NVIDIA RTX 3080 Ti review: An extravagant upgrade

But good luck getting one for retail price.

Devindra Hardawar/Engadget

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Devindra Hardawar
Devindra Hardawar|@devindra|June 2, 2021 9:00 AM

NVIDIA's goal with the RTX 3080 Ti is obvious. After launching the RTX 3080 last year for $699, and the wildly powerful yet expensive RTX 3090 at $1,499, the chip giant is filling that pricing gap with an $1,199 card. It's also throwing a bone to loyal RTX 2080 Ti customers, who had no clear upgrade path with this latest generation of GPUs. But is it really worth $500 more than the excellent RTX 3080? That depends on many factors, but mostly the size of your wallet and your patience for fighting other buyers in the cut-throat GPU marketplace.

As we pointed out when the RTX 3080 Ti was announced, it's undoubtedly the worst time to buy a new video card. Manufacturers can't make enough to keep up with demand, which means scalpers are making a killing by quickly snapping everything up and reselling at a premium. At least the RTX 3080 Ti, and its less powerful sibling the 3070 Ti, are hash limited, so they won't be of any use to cryptocurrency miners.


NVIDIA GeForce RTX 3080 Ti

Critics - Not yet scored
Users - Not yet scored
NVIDIA GeForce RTX 3080 Ti


  • Genuinely faster than the RTX 3080
  • Excellent ray tracing performance


  • Far pricier than the 3080
  • Fans can be loud and run often
  • It’s basically going to be a unicorn in stores
Devindra Hardawar/Engadget

Given the state of the market, though, you can expect to spend a lot more than $1,199 if you do find a 3080 Ti. And things are even worse if you look to eBay and other secondary sellers, where the midrange, theoretically affordable $499 RTX 3070 is selling for upwards of $1,500. That's the price of an entire computer! But if you're willing to step into this world of madness, at least the 3080 Ti is a capable performer.

CardRTX 3080RTX 3080 TiRTX 3090
SM count688082
CUDA cores8,70410,24010,496
RT cores688082
Tensor cores272320328
Boost clock1,710MHz1,665MHz1,695MHz
Memory bandwidth760 GB/s912 GB/s936 GB/s

The benchmarks tell all: It hit 8,683 on the 3DMark TimeSpy Extreme test, 600 points more than the 3080. And it was almost 1,000 points faster than the Radeon 6800 XT, AMD's top-end $999 GPU. As for real-world 3080 Ti gameplay, I saw nearly 200fps in Destiny 2 running at 1,440p with maxed out graphics settings. Typically, I'd have to lower graphical flourishes to get anywhere near that number, even with the RTX 3080.


3DMark TimeSpy Extreme

Destiny 2

Hitman 3

Port Royal (ray tracing)



1440p: 175-195fps
4K: 130-145fps

1440p: 170fps
4K: 110fps




1440p: 150-165fps
4K: 100-115fps

1440p: 161fps
4K: 98fps




1440: 140-150fps
4K: 76-87fps

1440p: 151fps
4K: 83fps


AMD Radeon RX 6800 XT


1440p: 100-120fps
4K: 85-105fps

1440p: 198fps
4K: 110fps


AMD Radeon RX 6800


1440p: 80-100fps
4K: 82-102fps

1440p: 185fps
4K: 100fps


All benchmarks run at the highest graphical settings on a PC powered by a Ryzen 7 5800X and 32GB of RAM.

So sure, it's fast. But what really makes the 3080 Ti stand out from the rest of NVIDIA's sub-$1,000 lineup is its ray tracing performance. In the Port Royal RT benchmark, it reached 12,948 points — but most importantly, it averaged a steady 60fps for that test. In comparison, the 3080 hit 11,623 points at a 54fps average, while the 6800 XT hit just 9,104 points at around 42fps. Benchmark scores are nice for comparing performance figures, but it's framerate bumps that you'll actually notice.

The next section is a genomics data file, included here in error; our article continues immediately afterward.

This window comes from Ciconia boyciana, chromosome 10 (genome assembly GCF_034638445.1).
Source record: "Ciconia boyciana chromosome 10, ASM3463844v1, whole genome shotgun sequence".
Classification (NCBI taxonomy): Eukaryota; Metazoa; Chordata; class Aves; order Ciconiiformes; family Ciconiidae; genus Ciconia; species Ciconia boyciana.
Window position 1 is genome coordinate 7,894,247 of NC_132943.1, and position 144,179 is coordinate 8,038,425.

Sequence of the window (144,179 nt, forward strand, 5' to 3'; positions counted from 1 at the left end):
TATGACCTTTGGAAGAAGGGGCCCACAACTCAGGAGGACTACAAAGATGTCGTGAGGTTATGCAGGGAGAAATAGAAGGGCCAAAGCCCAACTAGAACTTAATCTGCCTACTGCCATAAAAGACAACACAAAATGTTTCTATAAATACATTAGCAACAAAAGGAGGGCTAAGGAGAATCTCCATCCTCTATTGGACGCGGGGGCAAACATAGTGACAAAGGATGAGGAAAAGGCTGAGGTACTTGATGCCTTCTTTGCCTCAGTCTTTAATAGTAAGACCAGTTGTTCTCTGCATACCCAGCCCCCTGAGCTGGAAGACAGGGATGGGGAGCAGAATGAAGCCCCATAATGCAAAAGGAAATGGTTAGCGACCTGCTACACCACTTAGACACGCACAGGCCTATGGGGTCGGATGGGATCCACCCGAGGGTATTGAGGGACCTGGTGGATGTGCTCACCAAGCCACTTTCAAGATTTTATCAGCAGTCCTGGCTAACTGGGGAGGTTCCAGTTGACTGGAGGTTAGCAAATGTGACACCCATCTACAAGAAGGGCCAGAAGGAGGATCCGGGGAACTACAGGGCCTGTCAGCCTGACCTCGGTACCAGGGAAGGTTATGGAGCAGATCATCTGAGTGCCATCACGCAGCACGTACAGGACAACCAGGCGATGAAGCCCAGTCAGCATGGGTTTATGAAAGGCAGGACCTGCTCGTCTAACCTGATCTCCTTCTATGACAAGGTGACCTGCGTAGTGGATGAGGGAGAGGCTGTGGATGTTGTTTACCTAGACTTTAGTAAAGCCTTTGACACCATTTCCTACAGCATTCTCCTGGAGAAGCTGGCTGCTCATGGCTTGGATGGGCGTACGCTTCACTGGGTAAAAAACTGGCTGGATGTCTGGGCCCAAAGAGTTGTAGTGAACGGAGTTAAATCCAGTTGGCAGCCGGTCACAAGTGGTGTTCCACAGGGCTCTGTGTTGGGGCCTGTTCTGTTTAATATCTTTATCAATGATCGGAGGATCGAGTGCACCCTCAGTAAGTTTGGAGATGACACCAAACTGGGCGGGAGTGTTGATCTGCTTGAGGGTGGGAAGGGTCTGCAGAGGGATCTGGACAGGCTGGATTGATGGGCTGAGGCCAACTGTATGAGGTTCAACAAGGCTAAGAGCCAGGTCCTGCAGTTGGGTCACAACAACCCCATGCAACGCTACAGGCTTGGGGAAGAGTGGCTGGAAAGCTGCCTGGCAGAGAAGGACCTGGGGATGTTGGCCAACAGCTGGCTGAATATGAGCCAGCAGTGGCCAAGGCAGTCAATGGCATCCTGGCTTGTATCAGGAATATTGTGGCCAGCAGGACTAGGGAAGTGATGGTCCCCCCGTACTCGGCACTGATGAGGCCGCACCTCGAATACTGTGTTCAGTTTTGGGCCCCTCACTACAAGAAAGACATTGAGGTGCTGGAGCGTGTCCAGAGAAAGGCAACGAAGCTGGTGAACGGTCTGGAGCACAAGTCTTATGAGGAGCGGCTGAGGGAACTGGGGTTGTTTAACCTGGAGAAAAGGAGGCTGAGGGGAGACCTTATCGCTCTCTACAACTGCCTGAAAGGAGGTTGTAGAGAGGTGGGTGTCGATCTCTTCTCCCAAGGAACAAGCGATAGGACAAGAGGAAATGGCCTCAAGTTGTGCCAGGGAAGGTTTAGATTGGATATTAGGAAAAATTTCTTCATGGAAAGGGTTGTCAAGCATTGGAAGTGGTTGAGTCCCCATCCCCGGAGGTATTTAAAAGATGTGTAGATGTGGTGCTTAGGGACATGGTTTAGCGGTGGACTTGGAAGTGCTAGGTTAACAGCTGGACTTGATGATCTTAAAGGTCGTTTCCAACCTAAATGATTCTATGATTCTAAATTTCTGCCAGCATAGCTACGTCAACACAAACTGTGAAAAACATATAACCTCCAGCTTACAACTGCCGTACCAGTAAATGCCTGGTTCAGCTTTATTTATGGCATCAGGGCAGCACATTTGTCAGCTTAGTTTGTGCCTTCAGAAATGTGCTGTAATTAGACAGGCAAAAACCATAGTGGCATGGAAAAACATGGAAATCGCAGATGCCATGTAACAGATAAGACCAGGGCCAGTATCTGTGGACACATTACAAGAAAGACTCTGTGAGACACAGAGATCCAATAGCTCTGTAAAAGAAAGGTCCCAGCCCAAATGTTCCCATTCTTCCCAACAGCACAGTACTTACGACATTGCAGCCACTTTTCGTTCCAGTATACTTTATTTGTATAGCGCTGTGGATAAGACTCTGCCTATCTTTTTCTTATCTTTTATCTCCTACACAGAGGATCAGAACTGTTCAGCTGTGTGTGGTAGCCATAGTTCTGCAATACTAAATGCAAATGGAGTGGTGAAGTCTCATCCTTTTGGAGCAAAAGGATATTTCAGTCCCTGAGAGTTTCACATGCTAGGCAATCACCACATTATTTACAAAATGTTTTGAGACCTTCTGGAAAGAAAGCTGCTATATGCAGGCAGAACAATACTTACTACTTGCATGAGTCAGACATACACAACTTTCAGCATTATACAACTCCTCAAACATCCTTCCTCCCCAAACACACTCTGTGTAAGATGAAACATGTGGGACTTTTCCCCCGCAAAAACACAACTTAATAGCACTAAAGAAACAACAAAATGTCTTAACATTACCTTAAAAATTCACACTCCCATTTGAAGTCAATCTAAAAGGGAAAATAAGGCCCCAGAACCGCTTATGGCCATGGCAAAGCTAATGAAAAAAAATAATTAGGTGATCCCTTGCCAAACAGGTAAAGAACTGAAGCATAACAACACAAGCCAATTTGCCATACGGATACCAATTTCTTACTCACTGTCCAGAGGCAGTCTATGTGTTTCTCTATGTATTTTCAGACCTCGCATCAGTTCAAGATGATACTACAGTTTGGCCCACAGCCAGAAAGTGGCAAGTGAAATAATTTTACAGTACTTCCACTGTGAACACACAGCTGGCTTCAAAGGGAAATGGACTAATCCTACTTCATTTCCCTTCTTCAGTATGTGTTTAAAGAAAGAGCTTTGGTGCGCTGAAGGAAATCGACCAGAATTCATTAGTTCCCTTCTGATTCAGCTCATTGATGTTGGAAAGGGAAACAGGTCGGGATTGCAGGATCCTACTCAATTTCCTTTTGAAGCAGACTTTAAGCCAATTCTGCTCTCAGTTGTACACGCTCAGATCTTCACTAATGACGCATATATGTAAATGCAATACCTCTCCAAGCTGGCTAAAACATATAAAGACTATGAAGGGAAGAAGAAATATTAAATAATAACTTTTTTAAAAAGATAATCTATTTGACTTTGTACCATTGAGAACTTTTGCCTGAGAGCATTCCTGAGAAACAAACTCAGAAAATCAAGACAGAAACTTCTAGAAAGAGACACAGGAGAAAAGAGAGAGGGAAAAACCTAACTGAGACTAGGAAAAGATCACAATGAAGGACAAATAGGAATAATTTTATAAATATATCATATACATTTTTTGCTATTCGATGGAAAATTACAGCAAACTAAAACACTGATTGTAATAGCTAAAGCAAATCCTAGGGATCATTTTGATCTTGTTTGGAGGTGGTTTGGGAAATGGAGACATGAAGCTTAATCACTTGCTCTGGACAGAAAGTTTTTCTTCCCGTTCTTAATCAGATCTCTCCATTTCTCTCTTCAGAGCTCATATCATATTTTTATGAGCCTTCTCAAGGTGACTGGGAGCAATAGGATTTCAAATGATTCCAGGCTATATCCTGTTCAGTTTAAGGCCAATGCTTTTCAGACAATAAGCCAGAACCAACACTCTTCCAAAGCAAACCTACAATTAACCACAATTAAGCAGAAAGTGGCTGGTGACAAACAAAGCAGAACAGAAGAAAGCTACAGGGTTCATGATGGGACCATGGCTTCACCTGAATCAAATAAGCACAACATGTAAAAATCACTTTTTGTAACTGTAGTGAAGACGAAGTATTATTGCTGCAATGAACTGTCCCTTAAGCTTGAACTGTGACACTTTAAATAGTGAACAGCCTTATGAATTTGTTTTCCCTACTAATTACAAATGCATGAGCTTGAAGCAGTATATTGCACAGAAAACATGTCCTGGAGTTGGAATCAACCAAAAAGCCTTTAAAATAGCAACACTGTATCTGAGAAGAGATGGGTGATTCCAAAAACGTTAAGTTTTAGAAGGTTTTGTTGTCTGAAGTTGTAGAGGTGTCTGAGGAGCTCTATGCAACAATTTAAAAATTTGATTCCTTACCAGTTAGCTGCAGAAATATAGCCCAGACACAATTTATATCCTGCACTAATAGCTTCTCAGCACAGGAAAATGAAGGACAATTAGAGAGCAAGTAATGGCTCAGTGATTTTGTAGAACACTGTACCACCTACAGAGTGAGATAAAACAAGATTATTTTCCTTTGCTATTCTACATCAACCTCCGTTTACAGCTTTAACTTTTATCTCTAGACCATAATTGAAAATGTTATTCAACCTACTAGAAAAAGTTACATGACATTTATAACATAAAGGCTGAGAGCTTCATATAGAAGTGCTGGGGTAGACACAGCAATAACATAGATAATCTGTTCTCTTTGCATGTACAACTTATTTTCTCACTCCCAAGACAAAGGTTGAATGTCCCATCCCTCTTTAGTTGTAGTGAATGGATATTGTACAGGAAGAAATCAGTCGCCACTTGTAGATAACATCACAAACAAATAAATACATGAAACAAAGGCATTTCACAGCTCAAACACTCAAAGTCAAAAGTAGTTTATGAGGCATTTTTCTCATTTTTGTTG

Similarly, the 3080 Ti also tackled Control's demanding ray tracing well. It reached 85 to 90 fps in 1,440p with maxed out graphics and medium ray tracing settings. While impressive, though, that's only 5 to 10fps more than what I saw on the 3080. Oddly enough, both cards delivered similar performance while playing in 4K with NVIDIA's DLSS technology, which upscaled the rendered graphics from 1,440p. I was able to crank the ray tracing settings up to high and still see a steady 65 to 70fps on the 3080 and the 3080 Ti. It could just be that game isn't fully optimized for NVIDIA's faster hardware yet.

Devindra Hardawar/Engadget
Devindra Hardawar/Engadget

Given that the 3080 Ti is in many ways a 3090 crammed into a 3080 case, cooling could be an issue down the line. In my chilled basement office, which hovers around 20 degrees celsius (68 Fahrenheit), the new card peaked at 78c under load. That's 2 degrees more than the 3080, which wasn't too concerning, but I noticed that the fans ran louder and more often on the 3080 Ti. I'm sure many gamers won't mind as they're wearing headphones much of the time, but the heat could be a bigger issue for anyone in a warmer room, especially during the summer.

If heat isn't a concern, the 3080 Ti may end up being a reasonable compromise for anyone who can't quite fit the massive 3090 in their PC case. At the very least, you'll be able to save quite a bit of money. While the 3090 launched at an eye-watering $1,499, it's now going well above $2,000 in stores when it's in stock (which is rarely), as well as for over $3,000 on eBay. Personally, even at the unicorn-like retail prices, the RTX 3080 seems like the best option for most high-performance gamers. You'll get close to the performance level of the 3080 Ti while paying significantly less.  

This is the point where I have to reiterate: For all that's holy, try to avoid buying a new video card anytime soon. Both AMD and NVIDIA are dealing with a supply crunch, due to rabid demand and pandemic manufacturing difficulties. It may be worth holding out until the end of the year until prices stabilize. If you can't help but wait, and you're fine sacrificing cash to the capricious GPU gods, the 3080 Ti is a powerhouse GPU that'll satisfy any demanding gamer. 

NVIDIA RTX 3080 Ti review: An extravagant upgrade